Bianca Leboho Herald Reporter
The Department of Social Welfare owes Parirenyatwa Group of Hospitals over $3 million in unpaid hospital bills, prompting the institution to deny patients access to treatment, disadvantaging hundreds who cannot afford medical costs, The Herald has learnt.
This came to light on Wednesday when two boys from Shamva district were denied corrective surgery after they were involved in a grenade blast accident last week.
The two boys -Carbon Mapisaunga (17) and Never Chikanga (15) – together with their colleagues, Admittance Mapisaunga (11) (who is now late) and Stanley Chimhepo, who escaped with minor injuries, encountered grenades whilst playing at Maxston Farm in Shamva. Admittance died on the spot while Stanley is nursing injuries back home in Shamva.
Carbon and Never were, however, referred to Parirenyatwa Group of Hospitals for further care with a letter from the department proving that they could not afford to pay bills.
Carbon’s mother, Ms Abigail Gonamombe, said the hospital only admitted her son and provided him with initial care but refused to provide further care such as a corrective surgery, demanding that she pays cash upfront amounting to $600.
She said Never also got initial treatment and the hospital now requires $776 for it to proceed with further care.
“The two boys were hospitalised on August 28 and 29 respectively. The doctor attending to them said they both need to be operated on because Never suffered a serious leg and arm fracture whilst Carbon’s leg and backside were badly affected by the grenade,” she said.
Ms Gonamombe said the hospital refused to perform the necessary surgery on the two boys despite being shown the assisted treatment order from Social Welfare.
Narrating his ordeal, Never said he was still trying to come to terms with what happened, particularly the death of Admittance.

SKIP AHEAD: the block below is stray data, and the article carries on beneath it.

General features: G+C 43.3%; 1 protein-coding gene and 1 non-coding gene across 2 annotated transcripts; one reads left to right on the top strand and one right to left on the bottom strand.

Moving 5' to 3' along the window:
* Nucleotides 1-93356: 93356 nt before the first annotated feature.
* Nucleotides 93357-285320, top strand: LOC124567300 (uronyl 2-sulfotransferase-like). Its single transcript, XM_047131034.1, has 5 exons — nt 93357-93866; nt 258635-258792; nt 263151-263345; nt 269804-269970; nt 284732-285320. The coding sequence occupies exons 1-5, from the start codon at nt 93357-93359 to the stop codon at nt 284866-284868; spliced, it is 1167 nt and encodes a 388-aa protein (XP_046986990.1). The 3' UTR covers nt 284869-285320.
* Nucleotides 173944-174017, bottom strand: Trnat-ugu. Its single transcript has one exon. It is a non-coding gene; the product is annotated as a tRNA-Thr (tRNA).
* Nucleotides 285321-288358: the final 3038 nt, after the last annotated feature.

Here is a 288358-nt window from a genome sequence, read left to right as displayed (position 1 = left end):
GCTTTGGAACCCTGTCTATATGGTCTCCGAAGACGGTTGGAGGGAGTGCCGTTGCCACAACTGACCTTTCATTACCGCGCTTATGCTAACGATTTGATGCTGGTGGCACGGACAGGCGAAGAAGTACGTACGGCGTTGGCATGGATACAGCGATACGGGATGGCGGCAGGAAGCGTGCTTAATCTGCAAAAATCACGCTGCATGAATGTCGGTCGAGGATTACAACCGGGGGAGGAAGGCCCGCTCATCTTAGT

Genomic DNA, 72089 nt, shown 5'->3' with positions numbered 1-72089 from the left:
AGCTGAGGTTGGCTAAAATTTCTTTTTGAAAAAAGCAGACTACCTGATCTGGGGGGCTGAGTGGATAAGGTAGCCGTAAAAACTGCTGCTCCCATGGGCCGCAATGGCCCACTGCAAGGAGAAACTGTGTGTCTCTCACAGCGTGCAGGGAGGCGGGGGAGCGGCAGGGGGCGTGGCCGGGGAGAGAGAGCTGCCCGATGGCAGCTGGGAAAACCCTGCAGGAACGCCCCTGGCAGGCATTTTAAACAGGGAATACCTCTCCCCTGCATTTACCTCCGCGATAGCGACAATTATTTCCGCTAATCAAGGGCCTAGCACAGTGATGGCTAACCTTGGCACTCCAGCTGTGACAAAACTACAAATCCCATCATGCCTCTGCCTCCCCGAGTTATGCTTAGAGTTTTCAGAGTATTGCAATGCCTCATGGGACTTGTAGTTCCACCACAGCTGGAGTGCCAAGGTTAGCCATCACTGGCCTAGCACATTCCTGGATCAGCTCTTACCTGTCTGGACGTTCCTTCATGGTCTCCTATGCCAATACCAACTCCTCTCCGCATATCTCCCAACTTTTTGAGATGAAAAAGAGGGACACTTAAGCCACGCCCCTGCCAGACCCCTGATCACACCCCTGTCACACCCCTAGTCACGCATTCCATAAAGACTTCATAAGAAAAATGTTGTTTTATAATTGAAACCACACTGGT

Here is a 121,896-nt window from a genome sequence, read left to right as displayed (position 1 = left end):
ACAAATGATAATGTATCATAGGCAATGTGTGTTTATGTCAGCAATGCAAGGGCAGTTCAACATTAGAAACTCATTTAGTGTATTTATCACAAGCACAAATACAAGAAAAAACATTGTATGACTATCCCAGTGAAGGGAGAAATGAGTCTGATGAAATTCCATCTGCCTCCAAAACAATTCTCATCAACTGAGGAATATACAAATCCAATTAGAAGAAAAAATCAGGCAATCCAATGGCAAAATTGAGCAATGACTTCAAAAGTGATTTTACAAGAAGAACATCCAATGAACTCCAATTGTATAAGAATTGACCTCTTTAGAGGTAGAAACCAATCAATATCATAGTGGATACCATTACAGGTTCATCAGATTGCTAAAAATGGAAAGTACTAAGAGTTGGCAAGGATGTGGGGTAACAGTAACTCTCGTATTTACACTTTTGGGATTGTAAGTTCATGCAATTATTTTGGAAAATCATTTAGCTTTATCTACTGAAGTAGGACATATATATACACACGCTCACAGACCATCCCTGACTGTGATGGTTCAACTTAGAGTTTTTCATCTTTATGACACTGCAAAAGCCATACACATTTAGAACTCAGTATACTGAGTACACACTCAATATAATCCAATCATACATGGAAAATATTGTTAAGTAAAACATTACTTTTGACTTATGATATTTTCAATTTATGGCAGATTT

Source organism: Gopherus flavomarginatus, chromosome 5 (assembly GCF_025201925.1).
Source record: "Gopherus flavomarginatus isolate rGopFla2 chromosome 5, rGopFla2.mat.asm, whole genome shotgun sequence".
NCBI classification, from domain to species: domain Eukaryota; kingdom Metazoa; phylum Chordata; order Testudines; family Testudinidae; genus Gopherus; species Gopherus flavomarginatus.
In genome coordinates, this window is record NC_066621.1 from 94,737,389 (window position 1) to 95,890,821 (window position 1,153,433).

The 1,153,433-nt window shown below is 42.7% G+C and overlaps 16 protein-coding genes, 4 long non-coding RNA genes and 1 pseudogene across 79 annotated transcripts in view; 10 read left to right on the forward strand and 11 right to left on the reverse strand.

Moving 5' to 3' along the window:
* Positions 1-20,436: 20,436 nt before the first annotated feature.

“We did not know what they were, so we tried to unscrew them. Admittance took two of the grenades and started beating them against each other. That is when the explosion occurred and I witnessed his body being blown apart. I was immediately thrown into the air because I was sitting close to him,” Never said.
The Mapisaunga boys’ uncle, Mr Peter Tabviroona, said Zimbabwe National Army engineers came to collect the other two grenades three days after the accident.
“We have called the engineers and have requested that they come and do another search for such war hazards but they told us that unless it was an ordered operation, they could not search the area.
“They only told us to ensure that our children do not play in the bush,” said Mr Tabviroona.
Parirenyatwa Group of Hospitals chief executive Mr Thomas Zigora assured The Herald that the boys would receive treatment.
He, however, said it was becoming increasingly difficult for the hospital to cope with the huge numbers of patients on Social Welfare who needed treatment as the department was failing to settle its bills. He said the department owes the hospital over US$3 million in unpaid bills.
Mr Zigora also said since the beginning of the year, the hospital has not received any money from Treasury, further compromising their ability to provide care effectively to all its patients.
“In order to treat patients under Social Welfare, we have to folk out money meant for the treatment of other patients which means they in turn won’t receive the adequate treatment they require.
“We will treat Social Welfare patients with severe cases such as the case of these two boys but it goes without saying that other patients who are meeting their bills will be greatly disadvantaged,” said Mr Zigora.